Farmers in Saskatchewan are concerned about low crop yields and revenue loss as a result of weeks of dry weather.

Kirti Pathak
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Farmers in Saskatchewan

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Farmers throughout Saskatchewan are reporting enormous emotional and financial stress as a result of crop contracts and low harvests caused by dry weather in their farms. According to the most recent provincial crop report, just approximately half of the crops in the province are at their usual stages of growth for this time of year.

The research blames the difficulties on a shortage of moisture, stating that just approximately 8% of agricultural topsoil in the province has what it requires. Farmers may see the results. "You can see a lot of crops turning color, and we're barely into the third week of July," said Jeremy Welter, a fourth-generation farmer from Kerrobert, Saskatchewan, approximately 185 kilometers west of Saskatoon.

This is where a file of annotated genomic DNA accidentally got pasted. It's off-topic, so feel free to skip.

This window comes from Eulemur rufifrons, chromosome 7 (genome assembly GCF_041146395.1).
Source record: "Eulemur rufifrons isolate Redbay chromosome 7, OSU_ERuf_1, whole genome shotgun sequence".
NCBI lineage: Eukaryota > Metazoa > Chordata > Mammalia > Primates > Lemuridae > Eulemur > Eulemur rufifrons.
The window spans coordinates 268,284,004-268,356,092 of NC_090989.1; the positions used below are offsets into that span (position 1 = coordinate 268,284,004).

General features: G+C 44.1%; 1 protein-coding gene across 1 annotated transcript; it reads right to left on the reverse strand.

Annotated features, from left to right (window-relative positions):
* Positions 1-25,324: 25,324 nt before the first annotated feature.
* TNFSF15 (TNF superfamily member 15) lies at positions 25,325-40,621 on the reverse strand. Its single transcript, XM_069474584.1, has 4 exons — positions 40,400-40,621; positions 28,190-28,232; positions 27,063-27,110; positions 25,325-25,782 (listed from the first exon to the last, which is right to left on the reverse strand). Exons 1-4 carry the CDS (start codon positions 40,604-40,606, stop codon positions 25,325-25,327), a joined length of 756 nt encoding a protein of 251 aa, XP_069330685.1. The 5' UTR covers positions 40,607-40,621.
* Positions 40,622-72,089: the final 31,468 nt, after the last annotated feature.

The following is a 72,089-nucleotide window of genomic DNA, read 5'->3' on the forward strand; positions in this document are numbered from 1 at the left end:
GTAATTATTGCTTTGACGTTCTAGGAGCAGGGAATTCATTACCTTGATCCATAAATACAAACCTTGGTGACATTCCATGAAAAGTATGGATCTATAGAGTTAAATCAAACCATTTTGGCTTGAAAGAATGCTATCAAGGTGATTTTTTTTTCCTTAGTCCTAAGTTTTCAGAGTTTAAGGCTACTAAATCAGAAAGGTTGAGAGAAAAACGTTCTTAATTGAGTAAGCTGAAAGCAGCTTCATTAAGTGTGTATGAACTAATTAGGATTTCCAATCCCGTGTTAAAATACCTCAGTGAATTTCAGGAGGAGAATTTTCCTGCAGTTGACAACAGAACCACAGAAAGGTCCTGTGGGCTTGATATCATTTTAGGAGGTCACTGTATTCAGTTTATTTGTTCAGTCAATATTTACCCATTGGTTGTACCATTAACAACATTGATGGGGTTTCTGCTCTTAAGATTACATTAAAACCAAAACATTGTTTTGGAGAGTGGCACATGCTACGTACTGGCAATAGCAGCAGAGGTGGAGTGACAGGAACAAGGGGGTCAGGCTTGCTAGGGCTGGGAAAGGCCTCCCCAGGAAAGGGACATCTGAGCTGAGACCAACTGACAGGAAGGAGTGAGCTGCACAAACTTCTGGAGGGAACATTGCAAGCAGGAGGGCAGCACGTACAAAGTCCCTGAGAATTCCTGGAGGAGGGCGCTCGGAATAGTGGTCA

Welter stated that his crop insurance company examined his barley and a substantial percentage of his grain crops and determined that they are total write-offs for him. Welter claims that financial worry keeps him up at night. He is under a lot of strain, from machinery payments to food to repaying the credit that helps seed the land.

"Nothing can grow in a desert with no rain for six weeks."